GREENE COUNTY, Ill. — National Weather Service officials traveled to Greene County, Illinois, Tuesday to survey damage from a likely tornado that touched down Monday.
There they met with residents around the town of Wrights.
“It took four seconds for it all to happen,” said Andy Wright. Wrights, Illinois, was named after his ancestors.
A large farm building containing several pieces of equipment was destroyed on Wright’s property.
“The combine,” said Wright, listing equipment that was damaged. “Four tractors will be damaged, two grain carts which we use on a daily basis in harvest, two grain augers are totally gone.”
Wright and other Midwestern farmers are in the harvest season.
“If you need parts and stuff, it’s hard to get it with COVID,” he said. “They’re not available.”
National Weather Service-St. Louis Senior Meteorologist Ben Herzog inspected the debris to determine the storm's strength.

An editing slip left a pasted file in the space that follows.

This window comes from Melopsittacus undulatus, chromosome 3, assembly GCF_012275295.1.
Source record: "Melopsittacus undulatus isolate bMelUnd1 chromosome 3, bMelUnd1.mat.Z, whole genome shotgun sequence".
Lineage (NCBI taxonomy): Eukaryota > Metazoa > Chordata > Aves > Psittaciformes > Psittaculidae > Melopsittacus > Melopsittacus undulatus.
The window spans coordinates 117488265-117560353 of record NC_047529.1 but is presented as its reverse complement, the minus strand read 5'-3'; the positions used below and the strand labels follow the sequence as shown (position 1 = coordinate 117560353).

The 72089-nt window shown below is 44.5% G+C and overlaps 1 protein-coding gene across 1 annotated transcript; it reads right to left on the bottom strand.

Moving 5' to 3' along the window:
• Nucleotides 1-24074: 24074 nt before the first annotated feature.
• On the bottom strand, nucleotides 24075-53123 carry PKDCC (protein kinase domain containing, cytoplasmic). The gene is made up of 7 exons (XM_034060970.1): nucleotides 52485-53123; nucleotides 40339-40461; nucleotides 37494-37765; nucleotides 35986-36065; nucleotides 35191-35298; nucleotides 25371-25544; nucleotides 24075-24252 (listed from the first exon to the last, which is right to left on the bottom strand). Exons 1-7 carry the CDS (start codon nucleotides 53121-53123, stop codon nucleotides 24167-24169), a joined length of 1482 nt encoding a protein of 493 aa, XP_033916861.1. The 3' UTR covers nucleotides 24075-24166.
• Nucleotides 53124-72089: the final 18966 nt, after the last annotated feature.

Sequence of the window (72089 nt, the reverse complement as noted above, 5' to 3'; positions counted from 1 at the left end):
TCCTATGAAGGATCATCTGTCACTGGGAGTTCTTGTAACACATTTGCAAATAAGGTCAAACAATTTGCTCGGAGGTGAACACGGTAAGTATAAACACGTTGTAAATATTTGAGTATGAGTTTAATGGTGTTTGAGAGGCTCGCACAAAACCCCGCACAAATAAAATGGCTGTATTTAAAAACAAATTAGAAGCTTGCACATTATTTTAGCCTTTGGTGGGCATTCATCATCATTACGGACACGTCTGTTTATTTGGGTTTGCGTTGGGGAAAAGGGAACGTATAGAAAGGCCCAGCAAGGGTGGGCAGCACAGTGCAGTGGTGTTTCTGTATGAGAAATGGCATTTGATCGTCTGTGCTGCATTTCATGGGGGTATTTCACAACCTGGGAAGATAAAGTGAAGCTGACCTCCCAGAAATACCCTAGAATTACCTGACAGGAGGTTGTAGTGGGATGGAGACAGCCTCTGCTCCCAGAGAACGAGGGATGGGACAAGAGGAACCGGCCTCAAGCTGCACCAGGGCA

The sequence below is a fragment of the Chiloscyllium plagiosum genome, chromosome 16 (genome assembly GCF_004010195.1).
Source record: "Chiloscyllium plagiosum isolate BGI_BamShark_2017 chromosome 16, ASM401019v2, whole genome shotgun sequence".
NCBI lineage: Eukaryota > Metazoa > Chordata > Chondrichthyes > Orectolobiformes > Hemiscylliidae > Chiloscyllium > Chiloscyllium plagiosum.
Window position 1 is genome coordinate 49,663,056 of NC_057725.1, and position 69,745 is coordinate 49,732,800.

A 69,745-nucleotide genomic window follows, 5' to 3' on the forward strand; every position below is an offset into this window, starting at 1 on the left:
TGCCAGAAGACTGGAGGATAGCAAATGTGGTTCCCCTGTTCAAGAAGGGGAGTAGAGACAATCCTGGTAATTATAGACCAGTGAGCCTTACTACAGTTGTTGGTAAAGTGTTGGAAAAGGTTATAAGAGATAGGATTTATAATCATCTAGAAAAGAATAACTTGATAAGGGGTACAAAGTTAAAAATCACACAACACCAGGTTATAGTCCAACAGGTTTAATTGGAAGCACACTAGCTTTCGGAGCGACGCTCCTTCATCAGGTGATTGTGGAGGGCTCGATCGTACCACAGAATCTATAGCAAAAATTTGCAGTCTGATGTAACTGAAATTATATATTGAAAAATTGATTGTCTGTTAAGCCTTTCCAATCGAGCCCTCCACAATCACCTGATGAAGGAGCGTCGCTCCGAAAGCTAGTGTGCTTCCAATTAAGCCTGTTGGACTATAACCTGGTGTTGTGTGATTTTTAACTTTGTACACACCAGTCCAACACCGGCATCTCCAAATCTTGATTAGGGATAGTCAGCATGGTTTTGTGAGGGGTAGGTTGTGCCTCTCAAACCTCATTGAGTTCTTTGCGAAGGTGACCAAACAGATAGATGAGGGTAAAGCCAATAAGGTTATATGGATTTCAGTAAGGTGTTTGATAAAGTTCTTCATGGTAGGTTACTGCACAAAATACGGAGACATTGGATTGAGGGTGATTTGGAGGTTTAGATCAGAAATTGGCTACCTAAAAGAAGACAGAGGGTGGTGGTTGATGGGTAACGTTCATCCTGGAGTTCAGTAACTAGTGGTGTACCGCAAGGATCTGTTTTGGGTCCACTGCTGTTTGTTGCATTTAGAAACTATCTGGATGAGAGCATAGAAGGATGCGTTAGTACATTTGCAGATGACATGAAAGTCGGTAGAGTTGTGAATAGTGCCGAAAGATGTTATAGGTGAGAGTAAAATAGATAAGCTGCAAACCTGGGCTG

“This definitely starts giving us an indication of how strong the rating is going to be," Herzog said. "We’re thinking probably in the neighborhood of 100 mile per hour winds, somewhere in there.”
Herzog said that would make the tornado likely an EF-1 or EF-2. The strongest tornado rating is an EF-5.
Meteorologist Alex Elmore showed a map outlining the path of the storm.
“This is the path where we are going to be investigating to see if there is tornadic damage that occurred,” said Elmore.
Herzog said storm-spotters are essential to tracking tornadoes and storm damage.
“The radar can only see in this part of Illinois about 4,000 feet off the ground,” said Herzog. “Anything below that, we just can’t see, so we really need those storm-spotter reports. I think this event really illustrates that because it was the storm-spotter report that got us off the fence on whether to issue a tornado warning, to actually issue it.”
The National Weather Service hosts storm-spotter training each year. Details can be found on their website.